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Event report: ARLG Conference 2016

Laura Williams was the winner of our bursary to attend the ARLG Conference 2016. She is currently Reading List and Collection Development Librarian at the University of Huddersfield. 

The conference theme was “Are you being served? Serving our learners in a changing climate” and was held at Aston University, Birmingham from 27-29 June. Here Laura reports on her experiences at the conference.

I was able to attend the ARLG16 Conference thanks to a bursary from ARLG North West, my first ARLG Conference and first ever ARLG event too.  The three day event was packed with excellent sessions. It would be a long read if I wrote about everything, so this conference report will pick out some of the key themes and main highlights.  I have created a Storify of tweets, featuring mainly my own tweets but also some from others, which provides an overview of the whole conference.

Overall Impressions

The conference was structured with morning and afternoon keynotes and then a variety of workshop sessions. There was a wide range of sessions to choose from in each time slot, meaning everyone had lots of choice about what to attend. I went to 9 different workshops, covering a range of topics from UX research, library spaces, customer engagement, and accessibility. Plus let’s not forget to mention the brilliant introduction to book folding from Cara Clarke and Fran Heap. Most of the sessions had a practical element to them which definitely enriched the learning experience. Practical workshops are not always easy in short 45 minute conference sessions however each group task or discussion was well planned and suitable for the timeframe. Getting to try a new technique or engage in a discussion in most sessions rather than watch a lengthy presentation was one of the best aspects of ARLG16.

ARLG Conference 2016 pic 1

Librarians attempt to journey map the process for doing the washing up during Susan Renshaw’s Customer Journey Mapping workshop (left); and a book folding display from Cara Clarke and Fran Heap (right).

 

Seven Deadly Sins of Librarianship: Jo Webb – Presentation Slides

Jo delivered a plenary talk focused our worst traits as a profession, the things that possibly hold us back from delivering the best services and achieving our full potential. Jo used the seven deadly sins as a framework for this talk, and explored the ways we are guilty of lust, gluttony, avarice, sloth, wrath and envy. Jo balanced her talk by looking at the seven heavenly virtues and we use these to underpin our professional practice.  This was an excellent talk because it held no qualms about admitting that we aren’t always the best we can be (demonstrating a virtue rather than a sin there!). At library conferences we often focus on celebrating positive achievements, talks are often an example of a ‘let’s all pat ourselves on the back’ attitude, rather than look an honest look at the problems we face. Jo presented a balanced view of what we do well and where we need to remember to not fall down, offering a refreshing look at the profession.

Customer Service Excellence: Neil Potentier – Presentation Slides

This keynote is one of my conference highlights; it was a fantastic insight into customer service excellence from a real life CSE assessor! I’ve not been involved in a CSE assessment myself so it was interesting to hear about working towards excellence from the other point of view.  Neil works with many different organisations, not just libraries, so brought an excellent external perspective to the conference. Every point Neil made was backed up by a story, illustrating the good and the bad when it comes to delivering customer service.  The talk emphasised how much we can learn from the customer service examples of other organisations.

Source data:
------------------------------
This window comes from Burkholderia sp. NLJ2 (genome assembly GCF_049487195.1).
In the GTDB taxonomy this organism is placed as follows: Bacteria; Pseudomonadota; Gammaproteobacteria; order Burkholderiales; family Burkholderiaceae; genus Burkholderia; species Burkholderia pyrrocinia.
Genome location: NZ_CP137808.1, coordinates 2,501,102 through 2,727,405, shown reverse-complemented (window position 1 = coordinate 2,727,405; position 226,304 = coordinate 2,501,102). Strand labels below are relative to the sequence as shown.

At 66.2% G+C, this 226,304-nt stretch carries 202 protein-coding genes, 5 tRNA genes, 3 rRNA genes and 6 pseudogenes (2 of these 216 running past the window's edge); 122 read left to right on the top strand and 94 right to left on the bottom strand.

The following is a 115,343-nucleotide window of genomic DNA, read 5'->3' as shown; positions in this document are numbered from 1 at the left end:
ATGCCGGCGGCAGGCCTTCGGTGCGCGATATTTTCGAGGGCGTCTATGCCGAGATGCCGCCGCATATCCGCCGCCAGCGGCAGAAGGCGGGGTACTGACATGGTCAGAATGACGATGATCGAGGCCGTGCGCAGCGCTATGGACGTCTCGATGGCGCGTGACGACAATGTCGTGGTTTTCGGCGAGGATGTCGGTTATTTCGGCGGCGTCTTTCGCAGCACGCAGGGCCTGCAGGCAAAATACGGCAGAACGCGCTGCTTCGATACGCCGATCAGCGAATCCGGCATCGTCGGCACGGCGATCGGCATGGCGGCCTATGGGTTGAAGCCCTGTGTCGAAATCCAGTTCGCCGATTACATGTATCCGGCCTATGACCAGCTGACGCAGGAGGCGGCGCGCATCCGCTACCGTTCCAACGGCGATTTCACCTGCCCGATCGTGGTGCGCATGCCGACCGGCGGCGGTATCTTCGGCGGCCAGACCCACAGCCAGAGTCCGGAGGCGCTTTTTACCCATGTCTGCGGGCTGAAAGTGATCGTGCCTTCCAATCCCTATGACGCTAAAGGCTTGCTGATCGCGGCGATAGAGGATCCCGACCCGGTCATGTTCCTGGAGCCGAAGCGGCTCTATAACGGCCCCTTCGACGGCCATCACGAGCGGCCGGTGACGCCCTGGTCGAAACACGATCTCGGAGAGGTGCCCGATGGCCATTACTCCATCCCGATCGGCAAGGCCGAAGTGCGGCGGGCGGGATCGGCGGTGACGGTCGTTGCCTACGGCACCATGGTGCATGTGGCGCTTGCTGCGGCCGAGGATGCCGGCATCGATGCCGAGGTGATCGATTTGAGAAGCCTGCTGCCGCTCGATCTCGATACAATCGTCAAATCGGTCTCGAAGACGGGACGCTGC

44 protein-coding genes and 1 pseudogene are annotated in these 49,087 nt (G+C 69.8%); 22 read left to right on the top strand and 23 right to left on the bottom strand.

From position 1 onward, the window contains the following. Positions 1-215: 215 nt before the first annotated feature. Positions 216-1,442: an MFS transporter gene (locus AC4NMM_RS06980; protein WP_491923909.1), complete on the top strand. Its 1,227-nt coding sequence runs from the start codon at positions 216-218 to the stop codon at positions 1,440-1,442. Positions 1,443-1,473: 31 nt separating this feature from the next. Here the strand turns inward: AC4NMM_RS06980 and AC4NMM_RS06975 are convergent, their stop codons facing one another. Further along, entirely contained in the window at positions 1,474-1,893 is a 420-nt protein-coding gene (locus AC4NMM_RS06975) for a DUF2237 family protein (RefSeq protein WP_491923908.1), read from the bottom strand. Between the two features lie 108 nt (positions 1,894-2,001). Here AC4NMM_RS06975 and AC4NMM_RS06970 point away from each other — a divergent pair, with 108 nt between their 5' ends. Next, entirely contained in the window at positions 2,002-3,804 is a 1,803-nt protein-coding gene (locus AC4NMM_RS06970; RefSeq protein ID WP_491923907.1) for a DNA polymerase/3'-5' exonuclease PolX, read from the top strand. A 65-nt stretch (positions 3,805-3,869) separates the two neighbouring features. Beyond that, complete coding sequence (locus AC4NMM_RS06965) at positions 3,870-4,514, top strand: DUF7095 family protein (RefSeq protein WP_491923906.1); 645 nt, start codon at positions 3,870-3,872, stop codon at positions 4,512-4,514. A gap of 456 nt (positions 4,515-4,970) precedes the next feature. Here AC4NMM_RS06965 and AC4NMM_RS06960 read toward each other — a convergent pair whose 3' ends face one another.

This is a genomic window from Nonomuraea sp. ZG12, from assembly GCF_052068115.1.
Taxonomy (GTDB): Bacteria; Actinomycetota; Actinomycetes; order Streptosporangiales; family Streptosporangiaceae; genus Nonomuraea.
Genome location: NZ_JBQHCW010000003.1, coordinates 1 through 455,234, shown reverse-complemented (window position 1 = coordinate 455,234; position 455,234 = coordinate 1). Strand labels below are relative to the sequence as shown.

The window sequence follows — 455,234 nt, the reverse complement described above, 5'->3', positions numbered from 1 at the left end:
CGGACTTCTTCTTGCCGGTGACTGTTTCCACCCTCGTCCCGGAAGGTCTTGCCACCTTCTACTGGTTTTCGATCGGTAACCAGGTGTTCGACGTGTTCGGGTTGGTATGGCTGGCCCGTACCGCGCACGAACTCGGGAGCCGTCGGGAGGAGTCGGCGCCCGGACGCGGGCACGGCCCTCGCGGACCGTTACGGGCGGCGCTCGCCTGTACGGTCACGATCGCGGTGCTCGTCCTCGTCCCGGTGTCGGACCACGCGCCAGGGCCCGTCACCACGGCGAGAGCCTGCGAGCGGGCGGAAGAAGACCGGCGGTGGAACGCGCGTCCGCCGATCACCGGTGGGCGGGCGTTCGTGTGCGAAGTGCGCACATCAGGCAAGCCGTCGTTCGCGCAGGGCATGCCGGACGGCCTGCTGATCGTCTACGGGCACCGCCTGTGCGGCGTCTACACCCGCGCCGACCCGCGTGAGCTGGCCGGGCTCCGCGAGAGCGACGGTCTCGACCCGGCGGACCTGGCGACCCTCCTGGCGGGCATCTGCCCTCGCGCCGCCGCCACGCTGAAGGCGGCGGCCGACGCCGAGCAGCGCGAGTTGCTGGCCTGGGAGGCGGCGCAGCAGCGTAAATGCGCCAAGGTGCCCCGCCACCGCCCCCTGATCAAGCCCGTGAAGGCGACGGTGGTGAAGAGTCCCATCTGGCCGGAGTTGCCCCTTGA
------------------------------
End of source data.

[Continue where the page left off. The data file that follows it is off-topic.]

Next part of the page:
ARLG Conference 2016 pic 2

A conference of hundreds of post-it notes; book hedgehogs, and sociable evenings in the conference hotel bar (where we all tried not to be too disappointed by the performance of the England football team). 

UX: Engaging and Involving Students through User Experience to inform library space design:  Sandra Reid and Tania Olsson – Presentation Slides

Quite a lot of the sessions I attended focused on using UX research methods to inform the design of library space.  Sandra Reid and Tania Olsson gave us an introduction to UX techniques, explaining some of the main methods and how these have been used at University of the Arts London. Methods shared included mapping, touchstone tours, love letters and reflective logs.  The practical element involved us working in groups to redesign the silent study area of the library, using data collected from focus groups and mapping to inform choices in space design.

“New Look?” Ensuring Leaner Needs are Met in Library Spaces: David Clover – Presentation Slides

Another enjoyable session about designing library spaces. First task was sharing ideas about methods for gathering user feedback before starting a library refurbishment project. Then we worked in groups to turn the feedback data into decisions.  Ideas for addressing the concerns of library users identified in feedback, and categorise as “how, now or wow”; How ideas are the big ideas which could be difficult to implement, now ideas are easy to implement, and the wow ideas are original but easy to implement small fixes.  Categorising our ideas in this way was a great method for organising initial ideas and thinking about how feasible a solution was.

A Personal Reflection

I wanted to attend ARLG16 to broaden my perspective on academic libraries, and learn more about what happens in other organisations. I’ve been working in HE for less than a year, after over 5 years working in the very niche world of media archives, as a result my knowledge and experience of the sector has many gaps. I’m also currently working on a very specific project so it was great to step away from all things reading list related and find out about other aspects of academic library work. I felt that for me personally at the moment, a conference like ARLG would offer a good solid academic library focus but still offer a wide range of insights. As funds and time for staff development are limited (and bursaries are scarce) I’m very grateful for the opportunity to attend a conference. If you can only attend one conference, it needs to be the right one for your professional development. I learnt a lot at ARLG16 and came away with lots of ideas to follow up on. Smaller focused conferences can deliver excellent value in the content of their programme, and that is exactly what ARLG16 delivered.  I came back raving about how brilliant the conference was to everyone in the office, and I definitely feel like I learnt lots of genuinely useful and practical things.